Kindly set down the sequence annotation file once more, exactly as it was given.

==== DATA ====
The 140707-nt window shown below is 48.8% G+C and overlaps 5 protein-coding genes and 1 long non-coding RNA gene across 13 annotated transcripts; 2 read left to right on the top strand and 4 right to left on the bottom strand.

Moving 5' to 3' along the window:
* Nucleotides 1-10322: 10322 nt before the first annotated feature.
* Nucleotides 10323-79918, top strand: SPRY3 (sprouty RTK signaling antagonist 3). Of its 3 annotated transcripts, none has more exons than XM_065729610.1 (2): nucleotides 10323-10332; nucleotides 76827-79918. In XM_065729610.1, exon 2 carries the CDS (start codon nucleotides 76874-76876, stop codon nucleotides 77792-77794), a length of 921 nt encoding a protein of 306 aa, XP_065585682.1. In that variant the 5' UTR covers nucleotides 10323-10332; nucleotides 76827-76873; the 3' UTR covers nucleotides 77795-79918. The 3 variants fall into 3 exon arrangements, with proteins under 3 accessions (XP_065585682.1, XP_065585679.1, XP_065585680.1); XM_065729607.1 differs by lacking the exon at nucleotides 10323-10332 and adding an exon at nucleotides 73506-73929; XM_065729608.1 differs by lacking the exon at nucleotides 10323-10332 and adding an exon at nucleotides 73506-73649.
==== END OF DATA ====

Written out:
The 140707-nt window shown below is 48.8% G+C and overlaps 5 protein-coding genes and 1 long non-coding RNA gene across 13 annotated transcripts; 2 read left to right on the top strand and 4 right to left on the bottom strand.

Moving 5' to 3' along the window:
* Nucleotides 1-10322: 10322 nt before the first annotated feature.
* Nucleotides 10323-79918, top strand: SPRY3 (sprouty RTK signaling antagonist 3). Of its 3 annotated transcripts, none has more exons than XM_065729610.1 (2): nucleotides 10323-10332; nucleotides 76827-79918. In XM_065729610.1, exon 2 carries the CDS (start codon nucleotides 76874-76876, stop codon nucleotides 77792-77794), a length of 921 nt encoding a protein of 306 aa, XP_065585682.1. In that variant the 5' UTR covers nucleotides 10323-10332; nucleotides 76827-76873; the 3' UTR covers nucleotides 77795-79918. The 3 variants fall into 3 exon arrangements, with proteins under 3 accessions (XP_065585682.1, XP_065585679.1, XP_065585680.1); XM_065729607.1 differs by lacking the exon at nucleotides 10323-10332 and adding an exon at nucleotides 73506-73929; XM_065729608.1 differs by lacking the exon at nucleotides 10323-10332 and adding an exon at nucleotides 73506-73649.